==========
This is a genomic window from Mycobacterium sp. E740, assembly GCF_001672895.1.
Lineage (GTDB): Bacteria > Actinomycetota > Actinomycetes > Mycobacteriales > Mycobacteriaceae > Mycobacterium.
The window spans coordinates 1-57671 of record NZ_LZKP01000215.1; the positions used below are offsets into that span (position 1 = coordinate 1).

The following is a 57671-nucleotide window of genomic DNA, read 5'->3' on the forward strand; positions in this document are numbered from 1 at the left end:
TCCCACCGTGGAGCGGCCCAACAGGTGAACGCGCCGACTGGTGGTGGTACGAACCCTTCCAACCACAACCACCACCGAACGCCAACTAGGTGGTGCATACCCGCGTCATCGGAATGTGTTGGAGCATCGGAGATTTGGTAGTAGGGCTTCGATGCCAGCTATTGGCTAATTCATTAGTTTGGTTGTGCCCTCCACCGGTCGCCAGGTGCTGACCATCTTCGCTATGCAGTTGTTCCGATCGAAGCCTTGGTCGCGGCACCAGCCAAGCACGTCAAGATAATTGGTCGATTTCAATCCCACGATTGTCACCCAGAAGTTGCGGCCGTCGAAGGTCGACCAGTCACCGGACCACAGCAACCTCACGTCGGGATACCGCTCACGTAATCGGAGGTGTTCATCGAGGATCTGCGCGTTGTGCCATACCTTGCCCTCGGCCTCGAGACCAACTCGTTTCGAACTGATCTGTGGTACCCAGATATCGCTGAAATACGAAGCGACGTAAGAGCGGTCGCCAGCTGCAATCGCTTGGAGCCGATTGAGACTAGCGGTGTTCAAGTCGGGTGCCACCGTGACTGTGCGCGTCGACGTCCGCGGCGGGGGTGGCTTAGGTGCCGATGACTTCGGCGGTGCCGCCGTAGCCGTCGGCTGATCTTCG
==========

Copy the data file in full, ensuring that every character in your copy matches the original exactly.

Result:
This is a genomic window from Mycobacterium sp. E740, assembly GCF_001672895.1.
Lineage (GTDB): Bacteria > Actinomycetota > Actinomycetes > Mycobacteriales > Mycobacteriaceae > Mycobacterium.
The window spans coordinates 1-57671 of record NZ_LZKP01000215.1; the positions used below are offsets into that span (position 1 = coordinate 1).

The following is a 57671-nucleotide window of genomic DNA, read 5'->3' on the forward strand; positions in this document are numbered from 1 at the left end:
TCCCACCGTGGAGCGGCCCAACAGGTGAACGCGCCGACTGGTGGTGGTACGAACCCTTCCAACCACAACCACCACCGAACGCCAACTAGGTGGTGCATACCCGCGTCATCGGAATGTGTTGGAGCATCGGAGATTTGGTAGTAGGGCTTCGATGCCAGCTATTGGCTAATTCATTAGTTTGGTTGTGCCCTCCACCGGTCGCCAGGTGCTGACCATCTTCGCTATGCAGTTGTTCCGATCGAAGCCTTGGTCGCGGCACCAGCCAAGCACGTCAAGATAATTGGTCGATTTCAATCCCACGATTGTCACCCAGAAGTTGCGGCCGTCGAAGGTCGACCAGTCACCGGACCACAGCAACCTCACGTCGGGATACCGCTCACGTAATCGGAGGTGTTCATCGAGGATCTGCGCGTTGTGCCATACCTTGCCCTCGGCCTCGAGACCAACTCGTTTCGAACTGATCTGTGGTACCCAGATATCGCTGAAATACGAAGCGACGTAAGAGCGGTCGCCAGCTGCAATCGCTTGGAGCCGATTGAGACTAGCGGTGTTCAAGTCGGGTGCCACCGTGACTGTGCGCGTCGACGTCCGCGGCGGGGGTGGCTTAGGTGCCGATGACTTCGGCGGTGCCGCCGTAGCCGTCGGCTGATCTTCG